One does not have to be a super-optimist to predict that the last three years of President Benigno Aquino III will see an average annual growth of at least 7%, serving as a foundation and gauge for the next Administration.  That is the good news.  The bad news is that maintaining the growth at that pace for another six to twelve years so that we can finally reduce poverty incidence to less than 10% (from the present 26%) will not be possible with internal savings alone.  Take the case of China.  It has already the highest savings rate in Asia of 50% of GDP.  Despite abundant domestic savings, China still had to attract close to $100 billion of Foreign Direct Investments annually to power its average growth of 10 to 12% for more than two decades, the only way it could redeem some 400 million Chinese from dehumanizing poverty.  Vietnam is another case.  It has succeeded in attracting $7 to $10 billion of FDIs annually over the last five to seven years.  Indonesia's average annual FDI yearly has exceeded $10 billion.  Even with some corrections for accounting errors, Philippine FDIs have not exceeded $2 billion annually.  There is no way we can sustain a 7% GDP growth for the next twenty years, much less a 10% growth that can speed up the reduction of poverty, without our attracting at least a $10 billion FDI level annually.

          That is where Speaker Belmonte and Senate President Enrile are absolutely right.  We will never attract those much larger amounts of FDIs unless we remove from our Constitution the many restrictions against foreign equity investments in such vital sectors of our economy as media, education, public utilities, mining, and real estate. Removing the constitutional restrictions will give way to more enlightened legislation that can still protect the common good against the wrong kind of foreign investments.  For example, removing the absolute prohibition against the foreign ownership of land will enable Congress to legislate that only land on which a foreigner builds his home or his business can be owned by foreigners.  This will be the answer to the alarmist concern of some militant forces that "the Chinese will buy the whole Philippines."  In fact, the recent Executive Order on responsible mining is another example of enlightened policy making. It mandates Congress to legislate on the conditions for the granting of new mining concessions.  What the two leaders in Congress want is to remove from the Constitution what is properly a legislative task.  If there are to be restrictions to some forms of foreign direct investments, let them be through legislation (which can be changed when circumstances evolve) rather than through the constitution.  I never agreed with my fellow drafters of the Constitution in 1986 to transform the Philippine Constitution into one long-winded and verbose piece of legislation.  In fact, I tried to remind them (to no avail) that the United Kingdom does not even have a written constitution but has had a long history of very enlightened legislation.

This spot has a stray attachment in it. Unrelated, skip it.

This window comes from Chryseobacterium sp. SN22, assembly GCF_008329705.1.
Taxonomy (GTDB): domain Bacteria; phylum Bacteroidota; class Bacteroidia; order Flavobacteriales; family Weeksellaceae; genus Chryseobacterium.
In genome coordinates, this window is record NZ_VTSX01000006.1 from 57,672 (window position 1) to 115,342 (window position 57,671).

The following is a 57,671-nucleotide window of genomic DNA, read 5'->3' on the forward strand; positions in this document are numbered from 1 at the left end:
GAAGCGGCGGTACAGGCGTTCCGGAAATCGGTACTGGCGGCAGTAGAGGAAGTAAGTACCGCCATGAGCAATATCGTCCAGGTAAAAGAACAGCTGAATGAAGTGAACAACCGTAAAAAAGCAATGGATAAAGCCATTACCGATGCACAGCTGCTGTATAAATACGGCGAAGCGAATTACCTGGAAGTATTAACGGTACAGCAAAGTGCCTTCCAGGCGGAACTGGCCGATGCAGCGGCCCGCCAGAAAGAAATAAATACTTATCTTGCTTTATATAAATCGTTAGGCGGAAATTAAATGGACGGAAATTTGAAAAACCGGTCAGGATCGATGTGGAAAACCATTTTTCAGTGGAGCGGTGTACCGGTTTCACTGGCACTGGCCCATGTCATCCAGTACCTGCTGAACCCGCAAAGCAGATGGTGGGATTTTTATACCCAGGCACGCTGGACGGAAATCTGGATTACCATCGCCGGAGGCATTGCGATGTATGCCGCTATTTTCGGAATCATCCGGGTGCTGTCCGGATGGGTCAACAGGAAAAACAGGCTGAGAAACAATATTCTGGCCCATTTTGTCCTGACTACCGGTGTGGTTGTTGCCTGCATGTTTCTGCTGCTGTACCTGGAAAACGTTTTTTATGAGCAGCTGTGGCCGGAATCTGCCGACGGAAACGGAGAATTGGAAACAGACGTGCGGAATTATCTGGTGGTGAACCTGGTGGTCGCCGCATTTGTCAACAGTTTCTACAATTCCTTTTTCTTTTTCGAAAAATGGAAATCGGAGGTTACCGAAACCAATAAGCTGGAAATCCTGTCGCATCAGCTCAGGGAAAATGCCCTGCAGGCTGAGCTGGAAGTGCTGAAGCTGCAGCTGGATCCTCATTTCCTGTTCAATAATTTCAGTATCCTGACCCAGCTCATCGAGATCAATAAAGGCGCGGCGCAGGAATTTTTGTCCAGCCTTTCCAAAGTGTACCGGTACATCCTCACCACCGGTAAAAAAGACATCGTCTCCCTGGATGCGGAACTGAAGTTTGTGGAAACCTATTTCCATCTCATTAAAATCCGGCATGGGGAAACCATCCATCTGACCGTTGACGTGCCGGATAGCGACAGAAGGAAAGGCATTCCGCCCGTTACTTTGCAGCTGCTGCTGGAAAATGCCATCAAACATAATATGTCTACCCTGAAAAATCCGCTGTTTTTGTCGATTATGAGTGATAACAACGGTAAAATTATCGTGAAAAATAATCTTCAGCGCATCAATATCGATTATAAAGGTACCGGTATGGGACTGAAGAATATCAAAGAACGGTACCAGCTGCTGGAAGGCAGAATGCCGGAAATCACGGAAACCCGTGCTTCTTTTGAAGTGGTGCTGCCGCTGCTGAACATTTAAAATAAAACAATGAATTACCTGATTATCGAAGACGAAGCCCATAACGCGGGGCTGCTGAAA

What really gets my goat is to hear some of our leaders saying that even without changing the Constitution, foreigners find many "creative" ways of going around the restrictions (including marrying a Filipina!).  What they fail to realize is that these "creative" ways are precisely the reasons why the Philippines is always at the bottom in the ranking of "Ease of Doing Business."  We are constantly pilloried by foreigners for corruption, red tape and bureaucracy and inefficient infrastructures--the three top reasons why they say they do not come to the Philippines.  I can trace all these three to the constitutional restrictions which force foreigners to hire very expensive lawyers, bribe government officials, suffer months if not years of going from one office to another if they want to do things legally, look for the right patrons, etc.  I completely disagree with the President that constitutional restrictions to foreign equity investments do not matter.  Removing them matters a lot to our fight against corruption, red tape and bureaucracy and inefficient infrastructures.  As I have written in other articles, we can more speedily improve our tolls ways, water systems, airports, electric utilities and telecommunications facilities if we remove the 40% limit to foreign equity.  For comments, my email address is